What role does education research
play in this “post-truth” era?
By Annie Kidder, Executive Director, People for Education
“Children with strong self-regulation skills are able to ‘grab’ learning.”
“There is a strong connection between the quality of a 3 year-old’s pre-school and that same student’s social-emotional skills when they are 11.”
“These ethnic studies courses had an impact on student behaviour and academic outcomes.”
These are just some of the findings from a recent education research conference in Norway. At the 21st annual International Congress for School Effectiveness and Improvement (ICSEI), education experts from around the world shared research, described innovative programs, and shone a light on evidence about what makes a difference. The researchers looked at everything from early childhood education to the international crisis in educating refugees. Here are some of the research highlights:
Paying attention to pre-school
A British study tracked 3000 children from pre-school through to graduation. Among the findings:
- Children who participated in early years education (3 and 4 year-olds) had higher English and mathematics results on exams given when students are 16, compared to students who did not pre-school.
- Children who attended high-quality pre-school programs were better at self-regulation, social behaviour and less inclined to hyperactivity.
- Children who experienced high-quality pre-school settings were more likely to follow an academic path at 16 years-old.
Professional collaboration is one of the keys to great schools
According to Amanda Datnow, “Data can be used for good or evil.”
Datnow is an expert in data use and collaboration. She says that “accountability-driven culture, focused on student test scores, tends to have a short-term time frame and excludes teacher and principal voices”, whereas true professional collaboration goes “well beyond these measures and include[s] teacher-created assessments, curriculum-embedded assessments, writing portfolios, results from student work with online instructional tools, and of course [teachers’] own observations of student learning.”
She describes Chavez Elementary School in San Diego where the teachers and principal create one-page documents to describe what collaboration, assessment, and data analysis “look like” at the school. According to the principal, “Every year we rip it apart” and revise it. The team comes back together to agree on the new framework and that “this is what we endorse, and we’re going to hold each other accountable for it.” Teachers are also provided with release time three times a year (above and beyond their monthly collaboration time) to work in teams (with one grade below and one grade above) to talk about every child in the school.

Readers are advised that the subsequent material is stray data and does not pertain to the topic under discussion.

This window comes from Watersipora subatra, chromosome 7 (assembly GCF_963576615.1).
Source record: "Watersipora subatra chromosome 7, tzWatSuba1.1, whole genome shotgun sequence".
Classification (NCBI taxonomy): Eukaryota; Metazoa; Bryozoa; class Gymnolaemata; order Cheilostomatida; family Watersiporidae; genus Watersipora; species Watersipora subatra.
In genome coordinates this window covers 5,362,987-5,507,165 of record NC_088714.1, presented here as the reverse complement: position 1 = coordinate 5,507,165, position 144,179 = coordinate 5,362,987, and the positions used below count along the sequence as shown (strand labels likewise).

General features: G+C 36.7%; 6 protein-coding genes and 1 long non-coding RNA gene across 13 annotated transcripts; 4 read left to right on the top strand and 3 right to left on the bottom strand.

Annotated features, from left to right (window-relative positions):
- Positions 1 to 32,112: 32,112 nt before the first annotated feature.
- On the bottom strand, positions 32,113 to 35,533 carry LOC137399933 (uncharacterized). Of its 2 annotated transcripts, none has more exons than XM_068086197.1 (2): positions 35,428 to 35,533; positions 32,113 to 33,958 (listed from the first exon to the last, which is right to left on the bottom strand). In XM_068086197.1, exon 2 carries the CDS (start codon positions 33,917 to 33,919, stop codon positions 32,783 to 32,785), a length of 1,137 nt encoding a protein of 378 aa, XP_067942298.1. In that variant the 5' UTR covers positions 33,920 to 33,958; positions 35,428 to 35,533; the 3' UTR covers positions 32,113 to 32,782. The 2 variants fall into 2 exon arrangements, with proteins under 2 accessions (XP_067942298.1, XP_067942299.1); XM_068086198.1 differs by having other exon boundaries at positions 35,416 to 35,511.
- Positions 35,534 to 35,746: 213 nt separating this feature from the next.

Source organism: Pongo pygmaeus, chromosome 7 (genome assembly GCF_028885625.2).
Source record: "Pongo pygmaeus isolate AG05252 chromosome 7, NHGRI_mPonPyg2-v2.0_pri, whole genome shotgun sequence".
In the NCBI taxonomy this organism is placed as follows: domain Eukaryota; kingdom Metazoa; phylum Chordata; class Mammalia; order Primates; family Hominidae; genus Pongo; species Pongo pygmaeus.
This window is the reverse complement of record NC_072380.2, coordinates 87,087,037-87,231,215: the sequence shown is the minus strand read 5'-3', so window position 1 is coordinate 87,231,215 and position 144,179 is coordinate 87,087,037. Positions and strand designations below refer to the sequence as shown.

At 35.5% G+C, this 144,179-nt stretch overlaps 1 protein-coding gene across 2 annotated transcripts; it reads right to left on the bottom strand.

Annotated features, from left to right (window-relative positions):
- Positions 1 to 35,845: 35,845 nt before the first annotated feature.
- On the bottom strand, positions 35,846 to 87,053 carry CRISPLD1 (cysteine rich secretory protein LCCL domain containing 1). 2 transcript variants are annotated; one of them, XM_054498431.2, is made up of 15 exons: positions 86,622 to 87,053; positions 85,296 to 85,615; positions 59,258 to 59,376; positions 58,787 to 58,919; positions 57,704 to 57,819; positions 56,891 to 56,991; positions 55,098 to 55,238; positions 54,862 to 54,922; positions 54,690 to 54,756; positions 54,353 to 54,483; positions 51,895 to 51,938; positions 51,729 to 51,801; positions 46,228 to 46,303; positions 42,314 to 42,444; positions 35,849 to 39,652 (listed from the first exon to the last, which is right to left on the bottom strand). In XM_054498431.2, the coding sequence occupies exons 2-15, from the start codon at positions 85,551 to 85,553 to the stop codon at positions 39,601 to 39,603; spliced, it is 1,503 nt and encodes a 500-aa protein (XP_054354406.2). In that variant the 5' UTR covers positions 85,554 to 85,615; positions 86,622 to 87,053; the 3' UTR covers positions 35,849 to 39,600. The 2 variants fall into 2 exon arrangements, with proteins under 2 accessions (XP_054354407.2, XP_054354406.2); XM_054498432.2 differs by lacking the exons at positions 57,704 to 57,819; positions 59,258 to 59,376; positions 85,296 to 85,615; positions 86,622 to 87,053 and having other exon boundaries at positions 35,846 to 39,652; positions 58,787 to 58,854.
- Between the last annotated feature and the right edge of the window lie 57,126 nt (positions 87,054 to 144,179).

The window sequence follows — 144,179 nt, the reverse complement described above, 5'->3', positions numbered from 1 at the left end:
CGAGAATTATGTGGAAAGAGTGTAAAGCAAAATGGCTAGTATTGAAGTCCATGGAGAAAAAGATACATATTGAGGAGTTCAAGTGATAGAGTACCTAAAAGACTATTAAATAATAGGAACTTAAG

According to Datnow, there must be policy in place to recognize the importance of time for high-quality collaboration, and one of the jobs of principals is to protect that time. She says that when the collaboration is real, ongoing, and a community effort, it leads to equity and excellence for students and teachers.
The role of unions in supporting excellence in education
In 2014, the Alberta Teachers’ Association, the Norway Teachers’ Union, and the Ontario Teachers’ Federation established the Norcan Partnership – a collaboration among 9 schools from Alberta, Ontario, and Norway. The goal was to research ways to improve student learning in mathematics. The project was based on the idea of professional autonomy, and tested ideas about teacher and principal collaboration, as well as students’ participation in designing school policies. Teachers and students visited each other’s schools, learned from each other, and changed practices. The research found that the project built students’ leaderships skills, and improved both student engagement and success.
Is there a gap between evidence and policy in education?
It was heartening to listen to experts talk about research and describe projects from around the world that are improving students’ outcomes in everything from math, to citizenship, to social-emotional skills. But the question remains: does “the evidence” always translate into policy? And is it supported in schools on the ground?
There’s lots of scientific evidence about climate change, about eating healthy food, and about the cost-effectiveness of focusing on prevention and promotion in health. But politics can get in the way of enacting policy based on the evidence.
At academic conferences, participants often say “we know x or y”, but if we really do know, then why is it so hard to get the policy we need to support what the experts say makes a difference?
It’s time to do a better job connecting the dots between the academics, the people trying things on the ground, the policy-makers, the public, and the politicians.
If the public knew more about what works – about what the research shows – then we would know what changes to be asking for in our schools.